Point and line defects strongly influence electronic, optical, thermal and mechanical properties of solids, either with overall detrimental (for example, defect-induced embrittlement of reactor steels) or beneficial (doping of semiconductors) effect on the materials characteristics, calling on careful investigations of their atomic structure. Aberration-corrected transmission electron microscopy (TEM) made it possible to study the structure and behaviour of defects on atomic scale in real time, and has provided many insights into defect dynamics. In sp2-hybridized hexagonal carbon systems, for example, carbon nanotubes1 or graphene2,3, Stone–Wales transformations4 representing rotations of C–C bonds by 90° (Fig. 1a,b) have been observed. Such transformations can be regarded as an elementary step that not only gives rise to topological defects5,6, but are also responsible for plastic deformation7,8, rippling9 and grain boundary motion10.

Figure 1: Model of rotational defect in graphene and TMDs.
figure 1

(a) Atomic model of graphene. (b) Top view of the Stone–Wales transformation, showing 90° rotation of a carbon bond. (c) Atomic model of graphene with a divacancy. (d) The atomic model of SW-transformed graphene divacancy. (e) Atomic model of TMDs with a structural formula MX2, the top view. The orange spheres represent chalcogen atoms, the blue ones the metal atoms. (f,g) Triple M–X bonds showing 60° rotation from the top and perspective views. (h) The atomic model of trefoil defect. Three M–X bond pairs marked by blue bars are 60° rotated from those in e. (i) A typical ADF image of WSe2 observed at 500 °C. The density of trefoil defect is found to be about 5.1%. Scale bar, 2 nm. (j) The magnified ADF image from the black square in i. Scale bar, 0.5 nm.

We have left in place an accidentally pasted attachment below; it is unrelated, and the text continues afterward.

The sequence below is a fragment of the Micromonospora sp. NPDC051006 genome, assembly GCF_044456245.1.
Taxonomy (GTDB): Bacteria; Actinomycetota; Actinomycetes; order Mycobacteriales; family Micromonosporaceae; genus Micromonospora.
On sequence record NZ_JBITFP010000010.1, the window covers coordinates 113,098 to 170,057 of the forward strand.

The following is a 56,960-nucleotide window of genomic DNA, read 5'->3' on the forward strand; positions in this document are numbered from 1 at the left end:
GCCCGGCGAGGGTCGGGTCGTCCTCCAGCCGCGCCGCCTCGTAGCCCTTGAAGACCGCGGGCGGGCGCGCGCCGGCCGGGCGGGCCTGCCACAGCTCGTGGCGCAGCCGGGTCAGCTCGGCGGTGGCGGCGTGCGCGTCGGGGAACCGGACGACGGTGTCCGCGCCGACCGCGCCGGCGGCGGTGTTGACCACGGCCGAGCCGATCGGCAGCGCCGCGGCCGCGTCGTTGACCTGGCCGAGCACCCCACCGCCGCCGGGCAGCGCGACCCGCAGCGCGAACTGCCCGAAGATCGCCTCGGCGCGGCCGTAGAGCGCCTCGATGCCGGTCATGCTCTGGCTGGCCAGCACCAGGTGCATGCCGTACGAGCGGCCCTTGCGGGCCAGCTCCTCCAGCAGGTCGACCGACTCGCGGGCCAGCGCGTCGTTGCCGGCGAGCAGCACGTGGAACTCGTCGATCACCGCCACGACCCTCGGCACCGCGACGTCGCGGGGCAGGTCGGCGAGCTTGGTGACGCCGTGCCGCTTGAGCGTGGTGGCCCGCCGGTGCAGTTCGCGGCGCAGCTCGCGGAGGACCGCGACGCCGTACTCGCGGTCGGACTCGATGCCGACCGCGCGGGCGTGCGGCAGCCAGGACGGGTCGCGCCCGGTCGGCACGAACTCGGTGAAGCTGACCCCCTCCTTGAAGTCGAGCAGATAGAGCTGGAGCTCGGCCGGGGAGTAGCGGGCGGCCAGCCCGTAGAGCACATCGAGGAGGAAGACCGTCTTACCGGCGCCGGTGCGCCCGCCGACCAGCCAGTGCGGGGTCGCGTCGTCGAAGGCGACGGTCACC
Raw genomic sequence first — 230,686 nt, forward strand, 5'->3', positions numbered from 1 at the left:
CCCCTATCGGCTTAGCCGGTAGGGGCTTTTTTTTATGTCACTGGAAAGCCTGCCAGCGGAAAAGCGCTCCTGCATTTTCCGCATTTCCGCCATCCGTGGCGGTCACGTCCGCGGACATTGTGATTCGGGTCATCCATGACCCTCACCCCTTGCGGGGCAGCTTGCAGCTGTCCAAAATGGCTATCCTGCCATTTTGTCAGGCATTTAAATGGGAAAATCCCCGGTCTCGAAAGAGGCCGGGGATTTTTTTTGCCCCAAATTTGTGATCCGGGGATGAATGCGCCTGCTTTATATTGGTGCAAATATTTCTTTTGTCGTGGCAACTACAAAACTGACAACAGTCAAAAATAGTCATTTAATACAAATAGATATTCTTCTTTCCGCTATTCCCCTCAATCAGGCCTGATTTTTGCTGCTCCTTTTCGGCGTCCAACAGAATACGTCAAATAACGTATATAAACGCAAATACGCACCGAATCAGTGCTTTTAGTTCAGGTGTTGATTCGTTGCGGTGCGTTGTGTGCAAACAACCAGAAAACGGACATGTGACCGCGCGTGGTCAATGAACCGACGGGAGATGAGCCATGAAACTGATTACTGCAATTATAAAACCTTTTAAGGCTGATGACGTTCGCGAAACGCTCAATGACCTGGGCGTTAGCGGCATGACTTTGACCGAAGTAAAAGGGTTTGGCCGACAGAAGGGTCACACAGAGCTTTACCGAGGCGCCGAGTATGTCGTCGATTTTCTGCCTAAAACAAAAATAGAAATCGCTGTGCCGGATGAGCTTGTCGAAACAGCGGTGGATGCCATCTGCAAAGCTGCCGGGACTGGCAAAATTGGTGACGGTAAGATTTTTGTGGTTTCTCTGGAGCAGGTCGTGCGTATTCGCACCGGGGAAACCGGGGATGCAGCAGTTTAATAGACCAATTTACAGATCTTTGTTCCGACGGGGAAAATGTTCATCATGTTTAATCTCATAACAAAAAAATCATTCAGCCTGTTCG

In two-dimensional (2D) materials with trigonal symmetry, for example, h-BN11,12,13,14 or transition metal dichalcogenides (TMDs)15,16,17,18,19,20, point and line defects have been observed, but Stone–Wales rotational defects are not expected due to the polar nature of chemical bonds in such systems. On the other hand, a 60° rotation of three bonds centred on a metal atom, as schematically shown in Fig. 1e–g, would preserve the heteroatomic nature of bonding and the trigonal lattice symmetry, resulting in the formation a ‘trefoil’-shaped defect (Fig. 1h). This gives rise to the fundamental question: can such transformations occur in stoichiometric or atom-deficient 2D systems with trigonal symmetry, and if yes, what kind of defects they would produce and how would these defects affect the properties of the material.